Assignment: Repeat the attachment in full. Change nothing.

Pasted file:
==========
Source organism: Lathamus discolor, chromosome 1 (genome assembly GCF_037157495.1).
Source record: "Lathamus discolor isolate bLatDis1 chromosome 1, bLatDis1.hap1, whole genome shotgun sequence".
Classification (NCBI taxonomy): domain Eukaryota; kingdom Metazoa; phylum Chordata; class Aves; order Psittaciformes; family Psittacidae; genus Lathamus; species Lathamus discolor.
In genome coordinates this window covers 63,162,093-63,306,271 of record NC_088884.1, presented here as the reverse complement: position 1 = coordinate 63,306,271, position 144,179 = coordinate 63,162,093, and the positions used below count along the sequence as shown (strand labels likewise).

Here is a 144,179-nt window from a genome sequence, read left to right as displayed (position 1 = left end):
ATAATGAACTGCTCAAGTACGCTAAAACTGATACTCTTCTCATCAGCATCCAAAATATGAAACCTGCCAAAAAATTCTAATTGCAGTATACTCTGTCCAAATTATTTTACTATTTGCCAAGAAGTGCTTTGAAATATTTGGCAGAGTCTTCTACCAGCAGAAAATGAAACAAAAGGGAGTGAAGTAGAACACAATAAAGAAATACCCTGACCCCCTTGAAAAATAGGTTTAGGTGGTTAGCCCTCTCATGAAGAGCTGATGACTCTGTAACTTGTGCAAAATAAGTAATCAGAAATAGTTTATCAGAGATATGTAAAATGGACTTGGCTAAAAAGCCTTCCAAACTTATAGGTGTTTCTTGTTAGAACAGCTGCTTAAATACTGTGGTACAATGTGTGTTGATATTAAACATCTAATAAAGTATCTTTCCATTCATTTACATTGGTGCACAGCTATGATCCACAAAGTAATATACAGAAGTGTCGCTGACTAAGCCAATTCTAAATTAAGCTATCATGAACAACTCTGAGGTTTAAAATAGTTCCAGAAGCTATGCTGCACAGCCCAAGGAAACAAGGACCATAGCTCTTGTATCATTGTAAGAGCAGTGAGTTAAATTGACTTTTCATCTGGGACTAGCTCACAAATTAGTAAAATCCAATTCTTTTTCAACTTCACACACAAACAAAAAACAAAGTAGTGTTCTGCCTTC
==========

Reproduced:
Source organism: Lathamus discolor, chromosome 1 (genome assembly GCF_037157495.1).
Source record: "Lathamus discolor isolate bLatDis1 chromosome 1, bLatDis1.hap1, whole genome shotgun sequence".
Classification (NCBI taxonomy): domain Eukaryota; kingdom Metazoa; phylum Chordata; class Aves; order Psittaciformes; family Psittacidae; genus Lathamus; species Lathamus discolor.
In genome coordinates this window covers 63,162,093-63,306,271 of record NC_088884.1, presented here as the reverse complement: position 1 = coordinate 63,306,271, position 144,179 = coordinate 63,162,093, and the positions used below count along the sequence as shown (strand labels likewise).

Here is a 144,179-nt window from a genome sequence, read left to right as displayed (position 1 = left end):
ATAATGAACTGCTCAAGTACGCTAAAACTGATACTCTTCTCATCAGCATCCAAAATATGAAACCTGCCAAAAAATTCTAATTGCAGTATACTCTGTCCAAATTATTTTACTATTTGCCAAGAAGTGCTTTGAAATATTTGGCAGAGTCTTCTACCAGCAGAAAATGAAACAAAAGGGAGTGAAGTAGAACACAATAAAGAAATACCCTGACCCCCTTGAAAAATAGGTTTAGGTGGTTAGCCCTCTCATGAAGAGCTGATGACTCTGTAACTTGTGCAAAATAAGTAATCAGAAATAGTTTATCAGAGATATGTAAAATGGACTTGGCTAAAAAGCCTTCCAAACTTATAGGTGTTTCTTGTTAGAACAGCTGCTTAAATACTGTGGTACAATGTGTGTTGATATTAAACATCTAATAAAGTATCTTTCCATTCATTTACATTGGTGCACAGCTATGATCCACAAAGTAATATACAGAAGTGTCGCTGACTAAGCCAATTCTAAATTAAGCTATCATGAACAACTCTGAGGTTTAAAATAGTTCCAGAAGCTATGCTGCACAGCCCAAGGAAACAAGGACCATAGCTCTTGTATCATTGTAAGAGCAGTGAGTTAAATTGACTTTTCATCTGGGACTAGCTCACAAATTAGTAAAATCCAATTCTTTTTCAACTTCACACACAAACAAAAAACAAAGTAGTGTTCTGCCTTC